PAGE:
“This is a smile wine,” shares our conversant server Gretchen as she expertly navigates us through their extensive curated wine list. Something with bubbles indeed is the perfect accompaniment for a dessert of pane cotta with a berry gastric, a sweet-and-sour sauce in which the sugar caramelizes and blends with vinegar and reduced to a thicker, tart syrup. Can’t wait to try making this with our raspberry crop next year. Many of their featured winemakers use traditional, organic or biodynamic methods. As author of Soil Sisters and spearheading the Soil Sisters event in Wisconsin, I loved the fact that they also often feature female winemakers.
If you’re going to eat out, it should be an experience. Trixie’s ambiance and convivial atmosphere is as intoxicating delightful as the creative dishes served up by the chef team of Erin Murphy and Matt Chambas, both of whom make everything in-house and from scratch. The small dining room simply radiates. Interior white walls and tables accented with one color, in this case pink, from the water glasses to the napkins and flowers. This glowing effect made us feel like we were dining in a warm and welcoming cloud. Plenty of ideas for us to try back at our homestead-and-farmstay Inn Serendipity, especially after the sun goes down on our front porch.
The Fish Boil Experience at Rowleys Bay Resort
“Consider yourself family when you come here because we want it to feel like home,” shares Jewel Ouradnik, owner with her family of Rowleys Bay Resort in Ellison Bay. She warmly welcomes guests to their regularly scheduled fish boils, which is as much a performance that culminates in an explosive fire as it is a meal of boiled local Lake Michigan whitefish, red potatoes and onions.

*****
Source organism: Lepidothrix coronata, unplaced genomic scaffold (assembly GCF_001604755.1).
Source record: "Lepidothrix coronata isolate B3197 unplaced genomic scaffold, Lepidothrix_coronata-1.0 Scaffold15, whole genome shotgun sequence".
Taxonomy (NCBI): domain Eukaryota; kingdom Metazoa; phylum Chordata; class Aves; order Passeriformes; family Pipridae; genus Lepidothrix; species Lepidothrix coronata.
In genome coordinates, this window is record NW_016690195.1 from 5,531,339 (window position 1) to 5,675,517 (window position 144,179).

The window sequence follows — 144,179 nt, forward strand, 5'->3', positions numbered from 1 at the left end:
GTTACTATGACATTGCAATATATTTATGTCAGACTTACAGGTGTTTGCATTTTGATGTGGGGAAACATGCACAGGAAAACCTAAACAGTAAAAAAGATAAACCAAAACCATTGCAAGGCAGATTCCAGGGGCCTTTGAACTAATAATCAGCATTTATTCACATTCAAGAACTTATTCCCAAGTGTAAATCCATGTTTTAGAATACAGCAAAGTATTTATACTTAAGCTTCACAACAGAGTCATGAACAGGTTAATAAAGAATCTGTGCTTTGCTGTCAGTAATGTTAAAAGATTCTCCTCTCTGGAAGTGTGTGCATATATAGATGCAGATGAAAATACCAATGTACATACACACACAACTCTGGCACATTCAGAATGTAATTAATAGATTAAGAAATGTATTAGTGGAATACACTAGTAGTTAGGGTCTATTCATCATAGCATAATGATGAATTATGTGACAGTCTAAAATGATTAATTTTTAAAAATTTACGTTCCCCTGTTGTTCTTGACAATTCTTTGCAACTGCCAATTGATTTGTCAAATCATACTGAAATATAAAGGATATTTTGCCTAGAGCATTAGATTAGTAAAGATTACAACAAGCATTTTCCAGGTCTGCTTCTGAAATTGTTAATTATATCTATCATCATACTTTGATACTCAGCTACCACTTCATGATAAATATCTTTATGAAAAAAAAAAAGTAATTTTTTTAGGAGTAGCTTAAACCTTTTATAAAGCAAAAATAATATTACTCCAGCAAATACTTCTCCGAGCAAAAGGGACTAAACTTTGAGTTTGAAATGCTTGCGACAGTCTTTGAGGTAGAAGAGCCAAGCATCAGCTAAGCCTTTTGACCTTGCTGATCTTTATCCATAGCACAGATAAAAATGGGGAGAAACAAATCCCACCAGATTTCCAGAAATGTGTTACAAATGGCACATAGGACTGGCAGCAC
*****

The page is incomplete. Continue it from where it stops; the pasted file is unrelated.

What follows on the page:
Upon arrival, dinner guests nestle outside in Adirondack chairs to be entertained by the spry 91-year-old Charlie Dickson as plays the part of Peter Rowley, the curmudgeon pioneer who first settled the bay in the 1830s. Take in the view of Lake Michigan as Dickson serves up wisecracks alongside history, narrating the story of Rowleys Bay, from its native American roots to settlement by Scandinavian immigrants. “Door County has over seventy miles of beautiful shoreline,” he offers. “I’ve only hiked it once,” he deadpans.
Meanwhile, the boilmaster, tasked with managing the fire and cooking the meal, adds ingredients, one by one, to the large iron caldron until he gets the fire roaring hot by stoking the flames with kerosene at the very end for the finale boilover. Fish boils are a Door County dining staple, and Rowleys Bay Resort joins numerous other establishments throughout the county offering the experience, though Rowleys Bay Resort’s fish boil also includes the county’s longest all-you-can-eat buffet and salad bar. If you’re thinking boiled fish is light on the seasonings, don’t worry. Ouradnik makes sure it’s served up with ladles of hot, melted butter.
Perched at the mouth of the Mink River and across from Newport State Park, Rowleys Bay Resort celebrates the “quiet side” of Door County – and all things retro and analog, including someone personally answering calls for reservations, most likely Ouradnik herself. It’s an idyllic place for a boiled fish dinner.
Lisa Kivirist, with her husband and photographer, John D. Ivanko, have co-authored Rural Renaissance, Homemade for Sale, the award-winning ECOpreneuring and Farmstead Chef cookbook along with operating Inn Serendipity B&B and Farm, completely powered by the wind and sun. Both are speakers at the Mother Earth News Fairs. Kivirist also authored Soil Sisters. As a writer, Kivirist contributes to Mother Earth News, most recently, “9 Strategies for Self-Sufficient Living”. They live on a farm in southwestern Wisconsin with their son Liam, millions of ladybugs and a 10 kW Bergey wind turbine. Read all of Lisa's MOTHER EARTH NEWS posts here.